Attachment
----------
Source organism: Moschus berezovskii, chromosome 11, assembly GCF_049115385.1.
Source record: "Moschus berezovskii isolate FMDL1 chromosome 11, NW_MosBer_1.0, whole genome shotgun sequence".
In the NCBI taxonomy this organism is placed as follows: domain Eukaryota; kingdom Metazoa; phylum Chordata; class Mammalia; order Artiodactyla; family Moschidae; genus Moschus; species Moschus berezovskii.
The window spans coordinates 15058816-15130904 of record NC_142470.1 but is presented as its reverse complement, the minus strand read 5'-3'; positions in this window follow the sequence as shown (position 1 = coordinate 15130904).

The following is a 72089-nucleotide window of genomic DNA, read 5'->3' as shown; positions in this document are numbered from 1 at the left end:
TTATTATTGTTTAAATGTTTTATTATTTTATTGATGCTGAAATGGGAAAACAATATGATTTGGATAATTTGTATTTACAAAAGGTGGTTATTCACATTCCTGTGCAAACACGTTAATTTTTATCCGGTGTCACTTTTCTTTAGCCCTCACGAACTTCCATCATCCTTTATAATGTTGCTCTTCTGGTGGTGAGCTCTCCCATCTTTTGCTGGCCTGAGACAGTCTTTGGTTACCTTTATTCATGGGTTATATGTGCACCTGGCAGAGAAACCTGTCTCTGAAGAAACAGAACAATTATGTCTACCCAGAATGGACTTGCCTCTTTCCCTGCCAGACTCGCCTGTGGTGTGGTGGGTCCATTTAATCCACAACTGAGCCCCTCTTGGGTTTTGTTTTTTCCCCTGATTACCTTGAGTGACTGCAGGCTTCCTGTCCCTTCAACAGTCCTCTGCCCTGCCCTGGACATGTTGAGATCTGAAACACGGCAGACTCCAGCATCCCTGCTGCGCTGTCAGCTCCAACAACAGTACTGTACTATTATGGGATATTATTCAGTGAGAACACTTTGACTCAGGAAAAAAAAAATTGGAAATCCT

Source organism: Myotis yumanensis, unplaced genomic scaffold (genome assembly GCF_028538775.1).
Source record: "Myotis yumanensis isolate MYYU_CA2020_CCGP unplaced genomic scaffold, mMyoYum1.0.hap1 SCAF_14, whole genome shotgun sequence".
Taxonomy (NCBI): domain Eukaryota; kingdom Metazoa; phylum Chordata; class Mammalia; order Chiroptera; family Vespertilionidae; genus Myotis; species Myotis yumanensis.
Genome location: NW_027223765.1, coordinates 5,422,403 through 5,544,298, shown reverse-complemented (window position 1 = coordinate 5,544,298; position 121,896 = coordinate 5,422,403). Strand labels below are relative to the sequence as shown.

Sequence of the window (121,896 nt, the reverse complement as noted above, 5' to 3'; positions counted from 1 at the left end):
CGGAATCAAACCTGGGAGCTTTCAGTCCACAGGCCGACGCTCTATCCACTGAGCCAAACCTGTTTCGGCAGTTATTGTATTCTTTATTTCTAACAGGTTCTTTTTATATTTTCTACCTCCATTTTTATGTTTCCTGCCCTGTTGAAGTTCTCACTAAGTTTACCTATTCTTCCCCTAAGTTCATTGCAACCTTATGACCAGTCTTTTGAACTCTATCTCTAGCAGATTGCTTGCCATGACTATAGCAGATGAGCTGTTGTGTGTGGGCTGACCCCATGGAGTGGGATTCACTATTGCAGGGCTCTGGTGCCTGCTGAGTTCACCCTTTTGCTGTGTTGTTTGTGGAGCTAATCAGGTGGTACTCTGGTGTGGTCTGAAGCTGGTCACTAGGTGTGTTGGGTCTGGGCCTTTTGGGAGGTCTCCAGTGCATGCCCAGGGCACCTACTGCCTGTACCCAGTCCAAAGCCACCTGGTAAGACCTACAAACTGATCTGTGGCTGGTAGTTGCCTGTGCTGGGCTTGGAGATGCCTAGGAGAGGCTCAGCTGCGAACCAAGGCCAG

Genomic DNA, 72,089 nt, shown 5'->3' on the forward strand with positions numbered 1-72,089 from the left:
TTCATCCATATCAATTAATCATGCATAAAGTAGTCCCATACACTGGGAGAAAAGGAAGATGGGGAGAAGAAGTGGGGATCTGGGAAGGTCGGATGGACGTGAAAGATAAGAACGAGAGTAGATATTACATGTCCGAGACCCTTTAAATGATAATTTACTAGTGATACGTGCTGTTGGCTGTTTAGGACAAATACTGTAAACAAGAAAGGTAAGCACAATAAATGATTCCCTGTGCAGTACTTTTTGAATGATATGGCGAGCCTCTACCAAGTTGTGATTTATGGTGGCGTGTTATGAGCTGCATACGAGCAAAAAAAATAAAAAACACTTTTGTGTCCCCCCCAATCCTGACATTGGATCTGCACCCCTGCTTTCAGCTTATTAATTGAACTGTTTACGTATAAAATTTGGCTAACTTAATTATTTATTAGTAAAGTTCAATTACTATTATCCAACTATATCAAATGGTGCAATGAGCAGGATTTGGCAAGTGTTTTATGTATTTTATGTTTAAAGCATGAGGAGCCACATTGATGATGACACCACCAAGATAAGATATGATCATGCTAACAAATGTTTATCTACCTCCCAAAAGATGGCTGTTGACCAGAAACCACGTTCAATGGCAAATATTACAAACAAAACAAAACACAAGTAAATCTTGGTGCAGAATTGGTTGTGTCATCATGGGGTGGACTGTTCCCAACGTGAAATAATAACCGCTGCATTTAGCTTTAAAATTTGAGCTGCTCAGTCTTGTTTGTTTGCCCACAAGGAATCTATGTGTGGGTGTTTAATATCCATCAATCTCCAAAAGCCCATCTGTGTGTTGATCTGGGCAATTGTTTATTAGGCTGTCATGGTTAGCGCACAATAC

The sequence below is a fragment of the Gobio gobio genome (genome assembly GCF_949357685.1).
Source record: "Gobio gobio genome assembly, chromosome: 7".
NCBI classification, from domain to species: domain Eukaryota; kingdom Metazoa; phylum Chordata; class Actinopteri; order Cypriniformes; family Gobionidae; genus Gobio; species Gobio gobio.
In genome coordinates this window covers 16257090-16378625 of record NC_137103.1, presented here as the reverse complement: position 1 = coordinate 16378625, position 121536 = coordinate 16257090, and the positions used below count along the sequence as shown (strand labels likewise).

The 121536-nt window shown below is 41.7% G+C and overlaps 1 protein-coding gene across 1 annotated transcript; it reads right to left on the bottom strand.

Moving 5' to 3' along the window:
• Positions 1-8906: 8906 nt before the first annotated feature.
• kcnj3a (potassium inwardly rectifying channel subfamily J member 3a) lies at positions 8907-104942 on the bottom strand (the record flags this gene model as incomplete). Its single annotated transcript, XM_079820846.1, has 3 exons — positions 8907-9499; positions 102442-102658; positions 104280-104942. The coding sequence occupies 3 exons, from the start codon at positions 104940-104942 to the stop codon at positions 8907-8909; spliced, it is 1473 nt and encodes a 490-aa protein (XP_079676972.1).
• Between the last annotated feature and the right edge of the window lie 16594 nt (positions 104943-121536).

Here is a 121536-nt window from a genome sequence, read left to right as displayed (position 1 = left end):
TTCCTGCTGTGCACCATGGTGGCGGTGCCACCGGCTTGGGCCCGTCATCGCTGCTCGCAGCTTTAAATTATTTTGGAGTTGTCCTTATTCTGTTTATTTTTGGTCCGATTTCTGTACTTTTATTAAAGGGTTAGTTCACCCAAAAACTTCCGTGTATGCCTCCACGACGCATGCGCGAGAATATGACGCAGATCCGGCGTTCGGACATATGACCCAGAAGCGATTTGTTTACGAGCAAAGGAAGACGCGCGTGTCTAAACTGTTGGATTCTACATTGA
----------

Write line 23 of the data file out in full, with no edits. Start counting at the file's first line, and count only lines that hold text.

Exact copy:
• Between the last annotated feature and the right edge of the window lie 16594 nt (positions 104943-121536).